Con Amore Hiller, Lejaren  (American, 1880-1969)

Born John Hiller, he changed his name to Lejaren à Hiller when he moved from Milwaukee to New York City. Hiller studied painting and illustration at the Chicago Art Institute and traveled to Paris where he found work in a number of studios. By the early 1900s his attention turned to photography and he was widely regarded as the "creator of American photographic illustration". Hiller was known for dramatically staged tableaux. He would spend considerable time and effort in arranging the set and models, while an assistant took the photograph, making Hiller’s contribution more directorial than photographic. Hiller depicted Entombments and Crucifictions “extraordinary aberrations of taste when arranged for exhibition purposes, neither public nor photographers realized that, however accomplished, such productions completely failed to further the art of photography.” [1]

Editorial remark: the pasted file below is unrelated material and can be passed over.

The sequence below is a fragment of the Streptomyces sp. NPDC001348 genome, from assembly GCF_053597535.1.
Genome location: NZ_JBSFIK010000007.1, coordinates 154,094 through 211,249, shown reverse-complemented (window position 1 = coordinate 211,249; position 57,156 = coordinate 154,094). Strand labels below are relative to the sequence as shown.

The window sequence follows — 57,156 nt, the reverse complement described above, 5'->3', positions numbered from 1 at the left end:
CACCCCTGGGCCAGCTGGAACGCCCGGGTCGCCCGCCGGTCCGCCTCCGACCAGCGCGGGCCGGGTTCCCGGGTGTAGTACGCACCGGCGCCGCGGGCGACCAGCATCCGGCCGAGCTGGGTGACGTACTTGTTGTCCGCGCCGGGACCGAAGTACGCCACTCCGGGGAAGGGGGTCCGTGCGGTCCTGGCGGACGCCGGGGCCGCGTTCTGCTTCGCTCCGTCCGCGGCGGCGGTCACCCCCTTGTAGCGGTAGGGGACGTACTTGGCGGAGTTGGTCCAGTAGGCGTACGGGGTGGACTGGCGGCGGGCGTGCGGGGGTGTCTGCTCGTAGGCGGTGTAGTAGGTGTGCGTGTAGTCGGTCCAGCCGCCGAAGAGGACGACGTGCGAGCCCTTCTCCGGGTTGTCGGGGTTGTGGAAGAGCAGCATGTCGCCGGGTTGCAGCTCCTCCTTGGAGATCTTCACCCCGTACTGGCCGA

"In Hiller’s photographs, partly clad nymphs and gods pursue one another with poetic abandon, their shimmering limbs stretched in graceful spontaneity. Hiller worked in darkness, illuminating the models by flashlight just at the moment when the sought-after expression and attitude has been achieved." [2]


[1] Gernsheim Creative Photography p. 134 540

[2] Elspeth H. Brown